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Posterized Propaganda March 2013: ‘Stoker,’ ‘Place Beyond the Pines,’ ‘Spring Breakers’ & More

“Don’t Judge a Book by Its Cover” is a proverb whose simple existence proves the fact impressionable souls will do so without fail. This monthly column focuses on the film industry’s willingness to capitalize on this truth, releasing one-sheets to serve as not representations of what audiences are to expect, but as propaganda to fill seats. Oftentimes they fail miserably. I’m honestly not sure if it is possible to cram more movies in one 31-day period (five Fridays!). Let’s just say the dump month doldrums have ceased and we’ve moved…

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Posterized Propaganda November 2011: Too Many Characters!

“Don’t Judge a Book by Its Cover” is a proverb whose simple existence proves the fact impressionable souls will do so without fail. This monthly column focuses on the film industry’s willingness to capitalize on this truth, releasing one-sheets to serve as not representations of what audiences are to expect, but as propaganda to fill seats. Oftentimes they fail miserably. Hark! The holidays are upon us! While that signifies the beginning of what should be the glorious awards season flood of quality work only the lucky few of us attending…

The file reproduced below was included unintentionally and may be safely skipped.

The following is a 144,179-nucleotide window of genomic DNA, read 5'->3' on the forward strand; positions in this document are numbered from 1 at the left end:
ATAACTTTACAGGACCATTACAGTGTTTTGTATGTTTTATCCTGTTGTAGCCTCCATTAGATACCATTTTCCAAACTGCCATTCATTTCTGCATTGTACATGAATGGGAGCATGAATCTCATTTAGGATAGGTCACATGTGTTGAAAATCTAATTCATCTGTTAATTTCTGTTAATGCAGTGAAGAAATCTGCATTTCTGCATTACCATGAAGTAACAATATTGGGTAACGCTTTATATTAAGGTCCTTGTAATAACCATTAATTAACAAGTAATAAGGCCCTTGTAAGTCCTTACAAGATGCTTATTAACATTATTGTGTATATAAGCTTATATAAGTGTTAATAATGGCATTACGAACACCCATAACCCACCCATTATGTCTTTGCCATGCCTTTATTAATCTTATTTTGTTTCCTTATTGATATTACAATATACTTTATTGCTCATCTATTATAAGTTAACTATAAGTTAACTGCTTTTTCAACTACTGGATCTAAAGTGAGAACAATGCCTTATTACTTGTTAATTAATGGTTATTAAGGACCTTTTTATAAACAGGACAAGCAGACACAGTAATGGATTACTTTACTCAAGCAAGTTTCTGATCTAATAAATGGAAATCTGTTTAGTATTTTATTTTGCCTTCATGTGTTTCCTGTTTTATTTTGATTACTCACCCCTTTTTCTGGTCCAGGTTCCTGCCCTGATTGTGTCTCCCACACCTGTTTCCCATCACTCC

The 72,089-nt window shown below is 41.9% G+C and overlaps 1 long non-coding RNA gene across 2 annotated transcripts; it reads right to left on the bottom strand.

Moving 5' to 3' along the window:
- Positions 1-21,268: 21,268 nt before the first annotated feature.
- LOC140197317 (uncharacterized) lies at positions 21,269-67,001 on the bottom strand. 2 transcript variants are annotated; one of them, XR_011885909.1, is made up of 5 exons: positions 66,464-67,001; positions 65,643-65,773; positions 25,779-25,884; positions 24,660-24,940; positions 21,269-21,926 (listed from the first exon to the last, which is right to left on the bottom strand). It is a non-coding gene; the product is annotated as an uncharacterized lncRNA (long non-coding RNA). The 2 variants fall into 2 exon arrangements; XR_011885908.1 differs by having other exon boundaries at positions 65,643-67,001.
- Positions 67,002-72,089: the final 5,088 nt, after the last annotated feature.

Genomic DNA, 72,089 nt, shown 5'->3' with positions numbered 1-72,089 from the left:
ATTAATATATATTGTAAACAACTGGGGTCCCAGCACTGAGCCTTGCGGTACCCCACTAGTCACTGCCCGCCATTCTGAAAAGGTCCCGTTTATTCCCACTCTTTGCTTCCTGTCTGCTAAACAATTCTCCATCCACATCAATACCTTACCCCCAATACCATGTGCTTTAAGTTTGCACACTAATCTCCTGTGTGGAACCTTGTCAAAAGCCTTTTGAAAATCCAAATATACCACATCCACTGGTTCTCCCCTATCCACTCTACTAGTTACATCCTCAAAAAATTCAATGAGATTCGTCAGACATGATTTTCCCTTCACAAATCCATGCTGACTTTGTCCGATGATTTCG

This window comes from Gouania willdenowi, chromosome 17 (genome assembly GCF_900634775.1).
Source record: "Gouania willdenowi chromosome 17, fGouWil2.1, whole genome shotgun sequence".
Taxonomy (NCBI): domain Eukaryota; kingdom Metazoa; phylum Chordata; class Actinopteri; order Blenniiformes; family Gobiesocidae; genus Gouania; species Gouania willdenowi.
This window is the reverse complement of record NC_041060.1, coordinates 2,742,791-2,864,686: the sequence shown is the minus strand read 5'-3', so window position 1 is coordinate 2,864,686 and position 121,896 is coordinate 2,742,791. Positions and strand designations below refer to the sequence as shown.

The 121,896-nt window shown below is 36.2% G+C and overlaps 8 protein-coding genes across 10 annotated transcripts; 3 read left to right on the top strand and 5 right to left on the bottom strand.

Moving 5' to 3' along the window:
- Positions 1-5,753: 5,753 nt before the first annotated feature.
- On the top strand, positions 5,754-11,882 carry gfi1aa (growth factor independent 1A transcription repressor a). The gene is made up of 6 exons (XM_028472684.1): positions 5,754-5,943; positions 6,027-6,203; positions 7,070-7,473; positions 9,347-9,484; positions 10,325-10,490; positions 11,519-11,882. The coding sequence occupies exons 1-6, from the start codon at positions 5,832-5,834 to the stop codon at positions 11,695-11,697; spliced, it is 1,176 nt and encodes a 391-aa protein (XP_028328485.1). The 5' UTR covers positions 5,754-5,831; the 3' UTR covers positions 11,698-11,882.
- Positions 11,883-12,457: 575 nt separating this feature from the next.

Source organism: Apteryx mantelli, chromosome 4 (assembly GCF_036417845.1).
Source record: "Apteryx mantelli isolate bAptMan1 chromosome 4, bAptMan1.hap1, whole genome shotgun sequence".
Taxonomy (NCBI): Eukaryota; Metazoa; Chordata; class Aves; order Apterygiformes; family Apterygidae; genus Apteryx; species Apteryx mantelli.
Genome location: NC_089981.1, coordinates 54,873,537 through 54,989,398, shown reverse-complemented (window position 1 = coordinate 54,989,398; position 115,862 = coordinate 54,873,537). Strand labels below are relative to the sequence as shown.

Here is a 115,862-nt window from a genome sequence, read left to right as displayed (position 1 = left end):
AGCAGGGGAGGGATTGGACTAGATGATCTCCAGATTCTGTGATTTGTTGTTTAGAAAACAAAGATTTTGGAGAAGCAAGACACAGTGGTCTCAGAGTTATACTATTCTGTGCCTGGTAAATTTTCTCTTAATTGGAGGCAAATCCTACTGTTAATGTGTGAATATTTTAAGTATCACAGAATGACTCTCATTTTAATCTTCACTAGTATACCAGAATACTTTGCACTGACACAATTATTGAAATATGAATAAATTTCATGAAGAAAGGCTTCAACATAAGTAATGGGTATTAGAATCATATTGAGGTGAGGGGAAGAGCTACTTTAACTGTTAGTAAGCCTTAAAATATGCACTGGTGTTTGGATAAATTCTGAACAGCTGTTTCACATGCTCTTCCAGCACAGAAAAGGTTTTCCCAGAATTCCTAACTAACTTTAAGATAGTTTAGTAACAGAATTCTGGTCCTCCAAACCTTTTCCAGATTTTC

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TIFF11 REVIEW: Melancholia [2011]

“Two million and six beans” Director Lars von Trier has never been easily accessible. Part of his genius is the ability to go places others might not dare, shoot imagery no one else could even fathom, and push his actors into authentic performances that risk sending them into the same psychological tailspin as their characters. So you can just imagine how unique his vision of the apocalypse would be. It would portray emotionally unstable people as they near their end. It would expose the underbelly of familial strife. Portray the…